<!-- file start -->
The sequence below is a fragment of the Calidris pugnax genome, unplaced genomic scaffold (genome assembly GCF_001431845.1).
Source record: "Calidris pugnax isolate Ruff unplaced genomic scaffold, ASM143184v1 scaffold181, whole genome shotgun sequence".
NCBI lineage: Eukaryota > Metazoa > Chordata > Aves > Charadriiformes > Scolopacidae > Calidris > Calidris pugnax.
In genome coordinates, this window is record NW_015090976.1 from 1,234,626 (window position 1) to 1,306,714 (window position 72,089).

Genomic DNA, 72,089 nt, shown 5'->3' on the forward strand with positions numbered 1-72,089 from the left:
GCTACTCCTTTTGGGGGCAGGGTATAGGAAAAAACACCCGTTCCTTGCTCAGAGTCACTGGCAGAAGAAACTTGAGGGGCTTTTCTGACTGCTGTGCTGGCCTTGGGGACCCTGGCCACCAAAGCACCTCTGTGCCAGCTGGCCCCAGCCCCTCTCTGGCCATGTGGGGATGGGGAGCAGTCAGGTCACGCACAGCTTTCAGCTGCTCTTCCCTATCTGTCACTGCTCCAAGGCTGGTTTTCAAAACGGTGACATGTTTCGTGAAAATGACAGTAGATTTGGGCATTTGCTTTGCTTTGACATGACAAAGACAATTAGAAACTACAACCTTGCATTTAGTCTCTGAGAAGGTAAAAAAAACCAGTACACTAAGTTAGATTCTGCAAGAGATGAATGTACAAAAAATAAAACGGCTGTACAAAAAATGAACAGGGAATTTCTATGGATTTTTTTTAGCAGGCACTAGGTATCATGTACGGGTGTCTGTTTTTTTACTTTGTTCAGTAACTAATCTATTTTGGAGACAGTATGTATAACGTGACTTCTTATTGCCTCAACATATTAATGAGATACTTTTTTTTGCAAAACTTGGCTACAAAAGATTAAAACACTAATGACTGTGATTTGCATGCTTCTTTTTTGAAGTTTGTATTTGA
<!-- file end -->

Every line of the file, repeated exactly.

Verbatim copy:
The sequence below is a fragment of the Calidris pugnax genome, unplaced genomic scaffold (genome assembly GCF_001431845.1).
Source record: "Calidris pugnax isolate Ruff unplaced genomic scaffold, ASM143184v1 scaffold181, whole genome shotgun sequence".
NCBI lineage: Eukaryota > Metazoa > Chordata > Aves > Charadriiformes > Scolopacidae > Calidris > Calidris pugnax.
In genome coordinates, this window is record NW_015090976.1 from 1,234,626 (window position 1) to 1,306,714 (window position 72,089).

Genomic DNA, 72,089 nt, shown 5'->3' on the forward strand with positions numbered 1-72,089 from the left:
GCTACTCCTTTTGGGGGCAGGGTATAGGAAAAAACACCCGTTCCTTGCTCAGAGTCACTGGCAGAAGAAACTTGAGGGGCTTTTCTGACTGCTGTGCTGGCCTTGGGGACCCTGGCCACCAAAGCACCTCTGTGCCAGCTGGCCCCAGCCCCTCTCTGGCCATGTGGGGATGGGGAGCAGTCAGGTCACGCACAGCTTTCAGCTGCTCTTCCCTATCTGTCACTGCTCCAAGGCTGGTTTTCAAAACGGTGACATGTTTCGTGAAAATGACAGTAGATTTGGGCATTTGCTTTGCTTTGACATGACAAAGACAATTAGAAACTACAACCTTGCATTTAGTCTCTGAGAAGGTAAAAAAAACCAGTACACTAAGTTAGATTCTGCAAGAGATGAATGTACAAAAAATAAAACGGCTGTACAAAAAATGAACAGGGAATTTCTATGGATTTTTTTTAGCAGGCACTAGGTATCATGTACGGGTGTCTGTTTTTTTACTTTGTTCAGTAACTAATCTATTTTGGAGACAGTATGTATAACGTGACTTCTTATTGCCTCAACATATTAATGAGATACTTTTTTTTGCAAAACTTGGCTACAAAAGATTAAAACACTAATGACTGTGATTTGCATGCTTCTTTTTTGAAGTTTGTATTTGA